Lucky for me, a person only needs to pass the board exam once.  Then, should she decide to resign from her first physical therapy job less than three months after she started it, never to look back, she can pay a few hundred dollars every few years and keep that piece of paper – in her back pocket.  In case she ever needs it again.

Ten years after it was first issued, I used that license as it was intended.  I sought out a part-time physical therapy job and was amazed – and a bit shocked – at how easy it was to get a job in a profession I hadn’t practiced in ten years. Five months later I was accepted into a doctorate of Physical Therapy program.  In both cases, I convinced others of something I wasn’t sure was true: that I wanted to go back to physical therapy (or, in the case of the latter, that I wanted to teach future physical therapists).

In December of 2009, I resigned from my second physical therapy position.  I completed my first doctorate course successfully, but didn’t take another.

That same year, New York State implemented a continuing education policy for physical therapists. So when I renewed my license this past summer, they could have asked me to prove that I had completed that requirement.  They didn’t ask.  But I had.  Teaching Anatomy and Physiology to freshman nursing and physical therapy students meets the requirement, and I did that for three years.


“It was easy when I was in PT School,” I told my friend Saturday afternoon.  “I just put on my lab coat, put my stethoscope around my neck, and went as a PT.  Or a doctor.  Or whatever people thought I was.”

I was visiting my friend at work that afternoon and had two Halloween parties on my agenda for that evening.  I’ve always wanted to be a flapper for Halloween, but never think about it early enough to pull it off. And my default Halloween costume? The last time I’d worn that lab coat was in 2009, and I was pretty sure I donated it to Good Will since then.

“I’ve got a lab coat I don’t use,” said my friend.  Conveniently enough, she’s in the medical profession and I was visiting her at work.

“Perfect!” I was all set.

Back at home, I got ready for the party, came downstairs and declared to my housemate David that, for Halloween, I was going as one of my past lives. “Why is it you’re not a physical therapist?” he asked.  I sat down.  This could take a while. Mostly because I didn’t really know myself.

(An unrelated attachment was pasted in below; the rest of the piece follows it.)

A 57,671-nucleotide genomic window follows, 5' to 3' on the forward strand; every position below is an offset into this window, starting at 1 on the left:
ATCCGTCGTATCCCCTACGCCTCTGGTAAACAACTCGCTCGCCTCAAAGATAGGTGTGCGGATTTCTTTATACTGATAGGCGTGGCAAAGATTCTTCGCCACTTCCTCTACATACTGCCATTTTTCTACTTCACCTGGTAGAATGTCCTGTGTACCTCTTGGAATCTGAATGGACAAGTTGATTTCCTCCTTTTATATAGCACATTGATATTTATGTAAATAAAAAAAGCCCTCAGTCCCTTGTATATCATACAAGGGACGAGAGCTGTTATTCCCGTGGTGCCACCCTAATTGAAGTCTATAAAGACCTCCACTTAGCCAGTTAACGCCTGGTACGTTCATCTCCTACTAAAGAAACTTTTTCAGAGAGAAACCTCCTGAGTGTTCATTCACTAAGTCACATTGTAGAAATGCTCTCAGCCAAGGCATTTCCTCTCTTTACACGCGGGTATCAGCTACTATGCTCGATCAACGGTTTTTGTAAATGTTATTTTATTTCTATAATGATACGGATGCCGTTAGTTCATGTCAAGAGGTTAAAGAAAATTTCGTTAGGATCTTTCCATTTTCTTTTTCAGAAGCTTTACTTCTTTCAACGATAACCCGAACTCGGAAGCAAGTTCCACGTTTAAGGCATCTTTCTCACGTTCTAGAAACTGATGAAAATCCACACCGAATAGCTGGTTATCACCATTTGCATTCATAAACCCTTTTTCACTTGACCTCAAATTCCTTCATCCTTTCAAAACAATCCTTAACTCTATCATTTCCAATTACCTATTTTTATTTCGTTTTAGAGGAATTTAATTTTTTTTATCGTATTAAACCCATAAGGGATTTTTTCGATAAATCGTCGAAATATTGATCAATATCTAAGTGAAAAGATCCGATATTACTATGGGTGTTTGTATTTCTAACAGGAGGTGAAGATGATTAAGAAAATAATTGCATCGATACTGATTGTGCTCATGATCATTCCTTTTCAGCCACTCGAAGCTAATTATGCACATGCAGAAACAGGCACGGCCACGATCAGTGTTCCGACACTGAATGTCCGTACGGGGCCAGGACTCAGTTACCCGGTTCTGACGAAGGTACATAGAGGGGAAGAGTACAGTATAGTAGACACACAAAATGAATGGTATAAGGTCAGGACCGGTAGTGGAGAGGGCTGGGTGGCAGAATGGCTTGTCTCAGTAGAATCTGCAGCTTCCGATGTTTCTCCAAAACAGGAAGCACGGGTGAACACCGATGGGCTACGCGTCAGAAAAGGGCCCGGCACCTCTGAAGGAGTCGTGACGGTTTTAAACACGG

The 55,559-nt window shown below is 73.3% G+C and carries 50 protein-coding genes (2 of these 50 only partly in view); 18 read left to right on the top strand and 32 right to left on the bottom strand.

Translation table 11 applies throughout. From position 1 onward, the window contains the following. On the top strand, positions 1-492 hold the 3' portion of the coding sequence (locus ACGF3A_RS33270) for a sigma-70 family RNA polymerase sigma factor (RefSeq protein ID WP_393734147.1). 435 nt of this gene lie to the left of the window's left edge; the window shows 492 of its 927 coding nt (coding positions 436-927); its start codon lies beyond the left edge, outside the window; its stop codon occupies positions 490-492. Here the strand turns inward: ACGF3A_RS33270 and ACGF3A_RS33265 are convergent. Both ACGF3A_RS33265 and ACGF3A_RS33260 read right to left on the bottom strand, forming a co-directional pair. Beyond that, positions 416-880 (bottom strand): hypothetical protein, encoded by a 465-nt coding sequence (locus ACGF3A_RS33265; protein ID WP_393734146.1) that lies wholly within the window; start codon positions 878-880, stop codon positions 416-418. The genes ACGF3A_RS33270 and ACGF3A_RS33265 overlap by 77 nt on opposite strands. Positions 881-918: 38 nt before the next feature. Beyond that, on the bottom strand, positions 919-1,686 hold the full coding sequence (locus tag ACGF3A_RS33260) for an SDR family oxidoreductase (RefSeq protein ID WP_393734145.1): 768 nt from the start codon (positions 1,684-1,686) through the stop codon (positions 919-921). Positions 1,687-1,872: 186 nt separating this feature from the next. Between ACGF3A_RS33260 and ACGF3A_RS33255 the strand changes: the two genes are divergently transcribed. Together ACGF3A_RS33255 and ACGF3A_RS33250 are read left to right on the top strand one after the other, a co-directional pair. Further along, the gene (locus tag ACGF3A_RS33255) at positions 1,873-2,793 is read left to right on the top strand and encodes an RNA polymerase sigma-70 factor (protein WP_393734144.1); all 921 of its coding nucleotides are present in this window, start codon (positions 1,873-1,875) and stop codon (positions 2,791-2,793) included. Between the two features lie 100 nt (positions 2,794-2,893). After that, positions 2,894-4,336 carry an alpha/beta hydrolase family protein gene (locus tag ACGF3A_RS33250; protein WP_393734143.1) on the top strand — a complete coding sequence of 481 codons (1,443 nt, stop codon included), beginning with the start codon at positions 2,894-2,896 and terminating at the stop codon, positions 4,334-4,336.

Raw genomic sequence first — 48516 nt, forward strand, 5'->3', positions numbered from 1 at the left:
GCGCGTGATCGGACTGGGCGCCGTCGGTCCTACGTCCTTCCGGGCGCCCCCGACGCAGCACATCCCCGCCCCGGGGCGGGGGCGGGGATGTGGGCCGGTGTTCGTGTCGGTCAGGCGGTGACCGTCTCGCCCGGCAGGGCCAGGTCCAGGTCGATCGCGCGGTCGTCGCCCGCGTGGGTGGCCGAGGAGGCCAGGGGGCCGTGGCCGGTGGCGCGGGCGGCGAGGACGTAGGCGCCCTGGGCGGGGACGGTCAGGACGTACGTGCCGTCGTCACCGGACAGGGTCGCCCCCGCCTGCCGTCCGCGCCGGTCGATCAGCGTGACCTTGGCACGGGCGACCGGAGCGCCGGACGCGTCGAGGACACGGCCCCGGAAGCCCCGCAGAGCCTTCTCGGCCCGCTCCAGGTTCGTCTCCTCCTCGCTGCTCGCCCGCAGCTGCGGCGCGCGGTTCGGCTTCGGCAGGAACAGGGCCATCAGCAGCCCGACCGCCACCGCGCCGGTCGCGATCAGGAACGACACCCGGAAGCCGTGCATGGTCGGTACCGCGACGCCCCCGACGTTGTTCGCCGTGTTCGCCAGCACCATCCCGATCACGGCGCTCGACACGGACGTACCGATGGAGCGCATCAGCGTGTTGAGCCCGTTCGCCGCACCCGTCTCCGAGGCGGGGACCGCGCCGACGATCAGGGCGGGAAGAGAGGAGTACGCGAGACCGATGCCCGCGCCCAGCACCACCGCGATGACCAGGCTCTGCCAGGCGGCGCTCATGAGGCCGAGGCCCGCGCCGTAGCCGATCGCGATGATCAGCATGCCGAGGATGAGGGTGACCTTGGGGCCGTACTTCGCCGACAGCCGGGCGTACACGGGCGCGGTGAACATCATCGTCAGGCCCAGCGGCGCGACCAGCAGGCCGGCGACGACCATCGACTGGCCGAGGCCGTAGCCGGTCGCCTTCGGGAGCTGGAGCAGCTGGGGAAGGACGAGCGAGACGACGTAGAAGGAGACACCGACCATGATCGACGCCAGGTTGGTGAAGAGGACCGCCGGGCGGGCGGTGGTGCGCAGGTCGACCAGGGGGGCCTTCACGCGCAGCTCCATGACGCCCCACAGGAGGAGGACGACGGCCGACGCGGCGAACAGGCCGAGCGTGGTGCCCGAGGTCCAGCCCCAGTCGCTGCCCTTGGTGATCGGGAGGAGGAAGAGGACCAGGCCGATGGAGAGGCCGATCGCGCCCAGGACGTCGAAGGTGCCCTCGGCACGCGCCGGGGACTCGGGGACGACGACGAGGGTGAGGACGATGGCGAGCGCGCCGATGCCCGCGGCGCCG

Leaving my first PT job had little do with actually practicing PT.  Lack of confidence played a role.  As did my desire to explore all the world had to offer.  Less than a week after leaving that first job, I found myself in the familiar gray and green uniform of the National Park Service.  Six months later, I was roaming the streets of Paris, Venice, and Rome.  And six months after that, I was living in Boston volunteering for a year with Americorps.  The list goes on and on.

I left that second PT job because I didn’t really want to work in a nursing home.  The only reason I chose to apply there was because the want ad said that I could call to inquire about the position. I wanted to be able to explain my absence from the profession before submitting a resume.

“But you have a license, right?” said the woman on the other end of the line.


“Then it’s not a problem,” she said.

I thought it a fluke.  But as I look back, I’ve had numerous PT’s say they’d hire me in a second – most having no knowledge of my skills as a therapist.

Which reminds me of a corporate job I was once hired for. They didn’t care about your skills – or lack thereof.  Those are teachable, they explained. What isn’t teachable is a good personality. Which, apparently, I have.

So here I sit, contemplating it all again.  Third time’s a charm? Perhaps.  Weeks ago I printed out the forms I’d need to get a license in North Carolina.  They sit on a shelf in my closet. Maybe I’ll pull them out.  Maybe.

Letting go of the past

This wasn’t the first time I’d moved to a town where I knew next to no one.  There was a certain thrill of being in a brand new in a place.  The idea of starting over, of letting go of the past and moving full force into an unknown future.  I’m aware that not everyone feels this way.  Some people cling to their past as if to a life raft; if they just let go they’d find they won’t drown at all – the water’s shallow enough to stand up, and they can walk into their future unencumbered.